I’m really pleased someone was finally, finally held accountable for ripping these people off.

      Good job, judge. Treat them like every other ordinary person who violates a court order. We have to stop giving wealthy and powerful people special treatment.

      It’s just a shame the victims had to invest so much time and energy into finally getting someone to assist them. That’s one more cost they had to pay. They should be awarded damages to make them whole for the total cost, which includes their time and energy.

      The US Department of Education should stop using public money to encourage young people to take on all this debt. It’s outrageous. They need to stop selling debt to 18 year olds. It’s unconscionable behavior. They are saddling these people with debt they will carry their entire lives, and they are very unsophisticated borrowers.

      Who exactly do they work for? It’s not students, that’s clear.

  2. dienne77 says:

    Nah. If DeVos becomes too costly, Trump will simple throw her under the bus like he has everyone else.

    • Linda says:

      Betsy and her family have more money than Trump’s other bus victims.

    • Chiara says:

      The DeVos family are genuinely powerful far Right operatives and political actors in Michigan and it predates Donald Trump and isn’t dependent on him. They have their own “constituency” among other powerful and wealthy people in the state.

      Donald Trump doesn’t know this or care about it because prior to 2015 he didn’t know the first thing about Michigan and he still doesn’t, but it’s true.

      • dianeravitch says:

        Donald Trump is geographically illiterate.
        Just yesterday, he told an audience that he planned to build a wall around Colorado. He thinks that Colorado is on the Mexican border. Later he said he was “joking.” If you watch the tape, he was serious.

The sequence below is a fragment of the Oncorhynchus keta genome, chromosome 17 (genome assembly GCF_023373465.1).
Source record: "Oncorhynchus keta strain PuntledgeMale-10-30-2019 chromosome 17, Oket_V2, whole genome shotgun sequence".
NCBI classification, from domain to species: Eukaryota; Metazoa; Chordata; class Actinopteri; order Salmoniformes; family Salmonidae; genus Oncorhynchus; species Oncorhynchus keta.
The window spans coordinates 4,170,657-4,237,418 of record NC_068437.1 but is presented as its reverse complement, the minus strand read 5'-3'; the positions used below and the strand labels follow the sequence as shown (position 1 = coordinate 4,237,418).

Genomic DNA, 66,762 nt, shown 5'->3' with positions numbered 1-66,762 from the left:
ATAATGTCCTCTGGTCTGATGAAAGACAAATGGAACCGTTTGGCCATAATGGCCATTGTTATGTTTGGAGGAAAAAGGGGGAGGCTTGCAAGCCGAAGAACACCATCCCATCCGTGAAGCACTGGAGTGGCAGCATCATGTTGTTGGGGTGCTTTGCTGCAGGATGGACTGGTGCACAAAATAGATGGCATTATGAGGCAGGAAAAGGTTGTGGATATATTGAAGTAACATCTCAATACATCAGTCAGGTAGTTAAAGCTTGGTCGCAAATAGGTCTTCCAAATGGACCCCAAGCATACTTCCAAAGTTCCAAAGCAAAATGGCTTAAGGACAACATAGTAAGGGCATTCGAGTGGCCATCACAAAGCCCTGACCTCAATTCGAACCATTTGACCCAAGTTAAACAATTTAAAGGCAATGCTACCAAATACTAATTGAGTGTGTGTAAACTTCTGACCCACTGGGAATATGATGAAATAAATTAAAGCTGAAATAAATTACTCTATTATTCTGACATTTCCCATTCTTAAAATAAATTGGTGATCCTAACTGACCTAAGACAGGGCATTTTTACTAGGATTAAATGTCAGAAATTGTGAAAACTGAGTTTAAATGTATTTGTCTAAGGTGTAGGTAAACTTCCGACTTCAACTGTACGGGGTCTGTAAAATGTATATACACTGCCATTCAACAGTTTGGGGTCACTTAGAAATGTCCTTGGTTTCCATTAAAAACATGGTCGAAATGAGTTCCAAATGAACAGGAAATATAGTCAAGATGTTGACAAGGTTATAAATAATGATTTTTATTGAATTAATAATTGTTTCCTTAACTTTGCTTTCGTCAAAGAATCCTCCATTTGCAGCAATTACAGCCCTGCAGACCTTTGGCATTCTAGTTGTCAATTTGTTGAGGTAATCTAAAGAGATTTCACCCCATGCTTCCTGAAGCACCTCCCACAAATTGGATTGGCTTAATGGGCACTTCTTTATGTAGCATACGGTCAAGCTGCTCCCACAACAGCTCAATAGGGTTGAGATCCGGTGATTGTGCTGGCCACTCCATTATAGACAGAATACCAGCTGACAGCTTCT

He had no education in geography.
        Maybe he can use his Sharpie to bring the Mexican border to Colorado.
        He never admits error.

  3. Linda says:

    Morning Consult has a color coded map showing states turning away from Trump.
    While Alabama may go Trump in 2020, he’s lost 14% since taking office.

  4. Chiara says:

    Here’s DeVos dodging responsibility for being held in contempt:

    “U.S. Department of Education
    We’re disappointed in the court’s ruling. We acknowledged that servicers made unacceptable mistakes.
    directed FAFSA to take immediate action to help every impacted borrower. As of today,
    FAFSA has taken the actions needed to make every impacted borrower whole.”

    For people who seem to spend most of their working hours scolding public schools on “accountability” they are VERY reluctant to accept any accountability themselves.

  5. Chiara says:

    One of the most disturbing things about DeVos at the USDOE is the misinformation she promotes.
    She recites nonsense and it gets repeated. What it amounts to is BAD ADVICE for young people because it’s not true.
    She does this under the authority of the US DOE, so people probably accept it as credible or true and it’s not.
    The worst part to me is the “jobs” stuff they promote. Welders make 40 dollars an hour! There is a massive skill gap! 65% of jobs will be gone due to automation and AI!

    I sincerely hope no 17 year is making decisions based on this nonsense. She works for the US government. She can’t go to the Department of Labor and get some accurate information? She’s content to just pull “facts” from Fox News? It’s state-funded propaganda.

  6. Linda says:

    Added evidence that the attack on public schools is steeped in misogyny and anti-black bias?
    In a report from NPE, a Kenneth Fisher, from the state of Washington, was identified as a $2 mil. donor to the campaign to defeat state judges who had rendered verdicts favorable to public schools (Bill Gates was on the same side).
    Kenneth Fisher of Fisher Investments in Washington reportedly (Huffpo) made comments so offensive that government pension funds left his firm this month- $2.7 bil. less to manage. If the Kenneth Fishers are one and the same, Fisher’s apology- why believe it?

  7. LeftCoastTeacher says:

    People have children. Yes, Betsy could certainly cost Trump the election. No one paid enough attention to the importance of Common Core’s unpopularity in the last presidential election. Public education policy affects millions of lives. It should be at the forefront of every campaign. It’s a scam that it’s not. People have children!

  8. SomeDAM Poet says:

    If Trump can’t cost Trump the election, no one can..